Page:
Reducing Child Labor in Cocoa Farming

Aromatic cocoa beans as background, Cocoa Beans and Cocoa Fruits on wooden.
March 1, 2024

In January 2024, Swiss National Radio and Television (SRF) streamed a documentary about child labor in Ghana, the second-largest producer of cocoa globally and the most important for the Swiss chocolate industry. The new documentary discusses the role of the Swiss chocolate company Lindt & Sprüngli as one of the main buyers of cocoa from Ghana. In line with the documentary, field research by the University of Chicago, has found that half of all family farms in Ghana involve children in cocoa cultivation.

In response to earlier media exposés of widespread child labor in West African cocoa production, former U.S. lawmakers Tom Harkin and Eliot Engel put together an international agreement in 2001 aimed at ending the worst forms of child labor and forced labor in the production of cocoa and creating a verification standard within five years. Today it is clear that the implementation of the Harkin-Engel Protocol failed to achieve its ambitious target, despite support from industry and governments around the world. The total number of child laborers active in cocoa production has been growing. Over 1.5 million children work in cocoa in Ghana and Cote d’Ivoire, according to researchers at the University of Chicago.

The Geneva Center for Business and Human Rights just published a white paper mapping the root causes of child labor that governments, chocolate brands, and civil society organizations have tried to address. The paper highlights that while each root cause is critical, they cannot be dealt with in isolation. Instead, the interconnections of different root causes need to be understood and addressed. Root causes include a lack of affordable and accessible social infrastructure, such as education and healthcare; poverty; and the fact that most farmers are unable to earn a living income from cocoa. Factors such as climate change and a shift of cocoa production towards more remote areas amplify the risks of child labor.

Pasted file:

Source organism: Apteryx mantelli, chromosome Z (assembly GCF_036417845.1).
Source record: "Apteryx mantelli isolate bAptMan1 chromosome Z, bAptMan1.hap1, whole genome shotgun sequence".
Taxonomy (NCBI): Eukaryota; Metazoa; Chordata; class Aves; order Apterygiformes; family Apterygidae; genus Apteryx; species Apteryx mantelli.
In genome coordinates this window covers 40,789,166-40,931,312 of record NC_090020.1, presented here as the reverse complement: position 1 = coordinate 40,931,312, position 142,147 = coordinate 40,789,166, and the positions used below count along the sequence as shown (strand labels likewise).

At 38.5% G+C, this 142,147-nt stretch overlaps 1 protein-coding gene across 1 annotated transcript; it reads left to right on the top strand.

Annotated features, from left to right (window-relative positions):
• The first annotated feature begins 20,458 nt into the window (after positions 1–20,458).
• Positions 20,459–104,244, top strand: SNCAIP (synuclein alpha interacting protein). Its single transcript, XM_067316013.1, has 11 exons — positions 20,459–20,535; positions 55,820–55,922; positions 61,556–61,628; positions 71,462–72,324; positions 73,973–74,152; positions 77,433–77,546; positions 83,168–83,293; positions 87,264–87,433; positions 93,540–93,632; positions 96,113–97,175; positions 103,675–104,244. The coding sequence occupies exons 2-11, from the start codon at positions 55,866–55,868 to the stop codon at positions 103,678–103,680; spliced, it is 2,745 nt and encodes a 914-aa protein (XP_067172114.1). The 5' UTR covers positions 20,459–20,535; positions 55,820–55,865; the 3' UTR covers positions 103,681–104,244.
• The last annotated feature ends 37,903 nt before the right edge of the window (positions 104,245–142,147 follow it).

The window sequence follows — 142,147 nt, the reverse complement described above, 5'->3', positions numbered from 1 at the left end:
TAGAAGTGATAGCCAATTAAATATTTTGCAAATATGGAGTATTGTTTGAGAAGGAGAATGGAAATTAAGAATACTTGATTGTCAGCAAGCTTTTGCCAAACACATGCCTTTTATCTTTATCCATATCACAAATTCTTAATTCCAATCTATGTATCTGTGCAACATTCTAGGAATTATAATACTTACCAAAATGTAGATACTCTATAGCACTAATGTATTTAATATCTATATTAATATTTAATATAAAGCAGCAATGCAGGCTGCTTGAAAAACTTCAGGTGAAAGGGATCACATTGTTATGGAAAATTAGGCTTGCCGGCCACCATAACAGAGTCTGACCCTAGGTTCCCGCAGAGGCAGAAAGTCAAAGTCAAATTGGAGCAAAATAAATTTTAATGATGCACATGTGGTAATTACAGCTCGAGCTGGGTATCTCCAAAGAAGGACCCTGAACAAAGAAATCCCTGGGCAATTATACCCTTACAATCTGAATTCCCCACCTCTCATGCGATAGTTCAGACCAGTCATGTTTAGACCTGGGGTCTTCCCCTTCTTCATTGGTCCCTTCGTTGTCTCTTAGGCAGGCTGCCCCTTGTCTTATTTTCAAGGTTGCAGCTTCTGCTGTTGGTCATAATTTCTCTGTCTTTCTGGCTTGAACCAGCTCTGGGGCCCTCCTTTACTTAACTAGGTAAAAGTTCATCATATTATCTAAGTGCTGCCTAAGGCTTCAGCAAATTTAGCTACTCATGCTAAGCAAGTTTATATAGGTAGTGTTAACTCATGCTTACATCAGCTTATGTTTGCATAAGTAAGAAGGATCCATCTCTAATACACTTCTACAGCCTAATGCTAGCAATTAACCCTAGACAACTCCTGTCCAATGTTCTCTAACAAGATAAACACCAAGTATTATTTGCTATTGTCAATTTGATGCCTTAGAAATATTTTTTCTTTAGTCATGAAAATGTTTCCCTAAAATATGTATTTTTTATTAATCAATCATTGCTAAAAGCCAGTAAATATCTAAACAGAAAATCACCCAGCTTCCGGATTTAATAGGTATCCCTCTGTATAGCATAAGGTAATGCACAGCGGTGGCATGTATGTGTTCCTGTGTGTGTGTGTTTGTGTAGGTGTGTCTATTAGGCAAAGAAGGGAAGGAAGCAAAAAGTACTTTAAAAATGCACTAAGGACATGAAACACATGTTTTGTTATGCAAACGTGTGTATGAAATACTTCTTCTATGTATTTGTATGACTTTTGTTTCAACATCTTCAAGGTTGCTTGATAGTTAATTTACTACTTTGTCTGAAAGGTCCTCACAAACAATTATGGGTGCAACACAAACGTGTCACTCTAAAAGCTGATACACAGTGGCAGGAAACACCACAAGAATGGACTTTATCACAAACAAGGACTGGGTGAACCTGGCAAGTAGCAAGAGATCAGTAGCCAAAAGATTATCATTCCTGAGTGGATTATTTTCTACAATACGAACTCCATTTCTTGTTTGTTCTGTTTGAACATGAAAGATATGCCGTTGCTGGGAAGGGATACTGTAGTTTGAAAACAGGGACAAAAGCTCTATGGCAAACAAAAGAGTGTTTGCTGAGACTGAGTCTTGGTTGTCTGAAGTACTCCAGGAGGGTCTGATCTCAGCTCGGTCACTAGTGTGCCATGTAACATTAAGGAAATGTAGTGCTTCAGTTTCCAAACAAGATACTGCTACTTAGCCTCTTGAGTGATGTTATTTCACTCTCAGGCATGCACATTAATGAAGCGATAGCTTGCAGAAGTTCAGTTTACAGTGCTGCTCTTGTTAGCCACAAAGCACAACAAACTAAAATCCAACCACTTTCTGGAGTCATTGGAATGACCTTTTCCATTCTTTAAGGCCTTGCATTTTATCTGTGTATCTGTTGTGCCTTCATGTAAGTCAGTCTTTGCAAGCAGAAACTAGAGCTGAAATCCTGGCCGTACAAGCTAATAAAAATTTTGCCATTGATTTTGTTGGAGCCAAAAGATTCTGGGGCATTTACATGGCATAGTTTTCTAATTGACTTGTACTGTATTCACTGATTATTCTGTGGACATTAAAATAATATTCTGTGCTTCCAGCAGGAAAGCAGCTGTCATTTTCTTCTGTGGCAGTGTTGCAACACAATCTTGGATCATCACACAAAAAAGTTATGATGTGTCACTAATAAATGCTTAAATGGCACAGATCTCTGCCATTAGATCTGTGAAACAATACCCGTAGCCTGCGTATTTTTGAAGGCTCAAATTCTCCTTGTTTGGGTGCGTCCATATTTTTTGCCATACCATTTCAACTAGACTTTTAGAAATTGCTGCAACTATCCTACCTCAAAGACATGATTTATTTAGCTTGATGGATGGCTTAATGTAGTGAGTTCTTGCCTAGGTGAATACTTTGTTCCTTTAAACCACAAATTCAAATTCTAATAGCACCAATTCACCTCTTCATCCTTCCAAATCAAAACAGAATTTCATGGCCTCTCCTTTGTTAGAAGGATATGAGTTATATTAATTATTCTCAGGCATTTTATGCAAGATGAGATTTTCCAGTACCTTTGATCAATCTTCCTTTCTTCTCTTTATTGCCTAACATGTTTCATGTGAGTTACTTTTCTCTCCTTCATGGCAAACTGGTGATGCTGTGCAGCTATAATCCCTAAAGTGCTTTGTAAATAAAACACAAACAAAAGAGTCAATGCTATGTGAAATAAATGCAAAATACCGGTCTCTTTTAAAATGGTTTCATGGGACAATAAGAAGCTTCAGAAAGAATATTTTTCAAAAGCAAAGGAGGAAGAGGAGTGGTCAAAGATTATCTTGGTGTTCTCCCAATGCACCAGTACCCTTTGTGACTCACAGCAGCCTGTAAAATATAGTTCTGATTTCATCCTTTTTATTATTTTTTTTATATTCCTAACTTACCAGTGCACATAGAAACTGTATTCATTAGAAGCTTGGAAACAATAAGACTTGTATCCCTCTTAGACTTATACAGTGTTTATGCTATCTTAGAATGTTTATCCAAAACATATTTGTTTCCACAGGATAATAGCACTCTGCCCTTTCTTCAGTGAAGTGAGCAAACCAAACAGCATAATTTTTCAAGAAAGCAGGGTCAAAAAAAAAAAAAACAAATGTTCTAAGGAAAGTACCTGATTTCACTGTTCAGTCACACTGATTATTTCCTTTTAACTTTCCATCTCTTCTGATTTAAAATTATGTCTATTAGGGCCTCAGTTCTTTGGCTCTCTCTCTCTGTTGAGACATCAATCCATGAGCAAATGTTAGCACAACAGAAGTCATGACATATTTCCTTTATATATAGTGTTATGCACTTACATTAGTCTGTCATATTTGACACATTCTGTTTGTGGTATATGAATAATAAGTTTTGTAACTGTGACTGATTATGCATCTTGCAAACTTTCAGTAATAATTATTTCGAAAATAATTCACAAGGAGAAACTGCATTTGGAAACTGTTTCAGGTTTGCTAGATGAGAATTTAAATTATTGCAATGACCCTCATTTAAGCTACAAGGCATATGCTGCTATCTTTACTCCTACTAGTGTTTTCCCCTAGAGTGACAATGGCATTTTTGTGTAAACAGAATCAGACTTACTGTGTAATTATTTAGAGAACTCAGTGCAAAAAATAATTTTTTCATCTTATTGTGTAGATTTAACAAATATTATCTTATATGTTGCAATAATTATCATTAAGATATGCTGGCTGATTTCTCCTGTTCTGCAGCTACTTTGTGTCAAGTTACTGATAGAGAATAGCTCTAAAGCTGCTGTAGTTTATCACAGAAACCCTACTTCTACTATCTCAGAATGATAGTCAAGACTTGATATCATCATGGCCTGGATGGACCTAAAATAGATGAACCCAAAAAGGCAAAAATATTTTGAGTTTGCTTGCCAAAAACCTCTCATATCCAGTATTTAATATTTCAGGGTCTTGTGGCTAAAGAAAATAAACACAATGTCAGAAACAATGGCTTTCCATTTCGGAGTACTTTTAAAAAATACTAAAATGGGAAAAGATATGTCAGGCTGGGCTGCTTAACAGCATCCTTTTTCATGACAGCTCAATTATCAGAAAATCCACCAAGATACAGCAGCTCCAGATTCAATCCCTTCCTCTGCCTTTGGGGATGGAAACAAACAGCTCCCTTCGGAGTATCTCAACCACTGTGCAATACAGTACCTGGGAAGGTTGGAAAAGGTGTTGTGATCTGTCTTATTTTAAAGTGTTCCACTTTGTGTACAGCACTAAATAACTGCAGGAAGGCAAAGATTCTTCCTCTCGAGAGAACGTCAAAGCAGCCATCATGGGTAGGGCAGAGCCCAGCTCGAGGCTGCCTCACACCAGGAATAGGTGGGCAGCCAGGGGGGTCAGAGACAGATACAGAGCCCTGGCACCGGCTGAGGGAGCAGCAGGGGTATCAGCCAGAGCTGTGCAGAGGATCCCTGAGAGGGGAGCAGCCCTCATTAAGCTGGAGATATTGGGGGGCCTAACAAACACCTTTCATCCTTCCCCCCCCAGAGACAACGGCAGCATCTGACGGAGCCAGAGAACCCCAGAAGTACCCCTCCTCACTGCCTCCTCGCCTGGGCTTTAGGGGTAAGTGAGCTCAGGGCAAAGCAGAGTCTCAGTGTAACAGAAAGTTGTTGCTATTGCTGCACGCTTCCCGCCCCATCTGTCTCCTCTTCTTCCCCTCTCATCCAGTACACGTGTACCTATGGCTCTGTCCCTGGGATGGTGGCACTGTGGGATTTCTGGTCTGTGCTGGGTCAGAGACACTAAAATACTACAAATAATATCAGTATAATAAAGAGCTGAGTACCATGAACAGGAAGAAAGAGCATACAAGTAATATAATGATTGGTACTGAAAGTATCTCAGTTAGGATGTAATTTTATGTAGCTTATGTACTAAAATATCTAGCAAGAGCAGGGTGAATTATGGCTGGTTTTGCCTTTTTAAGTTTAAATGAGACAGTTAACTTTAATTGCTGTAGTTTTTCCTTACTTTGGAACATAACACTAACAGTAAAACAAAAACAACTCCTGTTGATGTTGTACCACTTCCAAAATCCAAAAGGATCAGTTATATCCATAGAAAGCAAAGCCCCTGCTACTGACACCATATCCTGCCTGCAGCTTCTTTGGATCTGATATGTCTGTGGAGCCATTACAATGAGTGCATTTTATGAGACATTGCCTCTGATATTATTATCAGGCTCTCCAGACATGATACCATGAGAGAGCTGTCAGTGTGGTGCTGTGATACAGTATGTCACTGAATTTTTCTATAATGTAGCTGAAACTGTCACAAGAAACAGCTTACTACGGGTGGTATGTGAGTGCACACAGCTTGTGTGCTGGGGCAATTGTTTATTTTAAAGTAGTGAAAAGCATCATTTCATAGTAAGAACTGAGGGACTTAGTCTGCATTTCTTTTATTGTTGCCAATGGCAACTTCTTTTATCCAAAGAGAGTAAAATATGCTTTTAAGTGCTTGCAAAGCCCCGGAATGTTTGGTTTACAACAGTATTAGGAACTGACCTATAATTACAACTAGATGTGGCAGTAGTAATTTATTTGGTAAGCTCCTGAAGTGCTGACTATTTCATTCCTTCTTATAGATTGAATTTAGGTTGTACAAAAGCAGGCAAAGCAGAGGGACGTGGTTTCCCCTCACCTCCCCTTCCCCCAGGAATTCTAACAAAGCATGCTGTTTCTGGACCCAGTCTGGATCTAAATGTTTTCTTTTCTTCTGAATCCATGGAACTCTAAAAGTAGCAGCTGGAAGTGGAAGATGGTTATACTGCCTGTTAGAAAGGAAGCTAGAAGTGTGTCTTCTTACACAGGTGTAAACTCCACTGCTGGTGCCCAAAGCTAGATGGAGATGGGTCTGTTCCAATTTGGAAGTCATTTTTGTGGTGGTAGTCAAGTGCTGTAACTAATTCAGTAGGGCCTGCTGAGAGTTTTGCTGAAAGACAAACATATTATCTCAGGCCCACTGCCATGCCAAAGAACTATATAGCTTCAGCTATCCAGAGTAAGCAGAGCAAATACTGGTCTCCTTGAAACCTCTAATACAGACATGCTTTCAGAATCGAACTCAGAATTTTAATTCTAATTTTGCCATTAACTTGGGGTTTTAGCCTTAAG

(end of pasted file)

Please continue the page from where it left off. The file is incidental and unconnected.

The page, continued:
Access to education is linked to several drivers of child labor. Schools that are too remote to reach, children who lack a birth certificates need to enroll, parents’ safety concerns—all of these factors can raise the likelihood that children will be sent to the fields rather than classrooms. “Landscape strategies” seek to assure that all relevant factors relating to a root cause are addressed. By focusing on one region, landscape approaches can also address interlinked root causes (e.g., by promoting measures to improve the economic viability of cocoa production), and they are not purely focused on cocoa but can reach across industries (e.g., rubber) to avoid the shifting of child labor from one sector to another.

To implement landscape approaches, all stakeholders need to agree on a joint strategy, raise funds to implement this strategy, and coordinate and monitor their interventions over a long period of time. Such collaboration, in a spirit of shared responsibility, is not easy to establish, but it will be key for finally making progress towards eliminating child labor.


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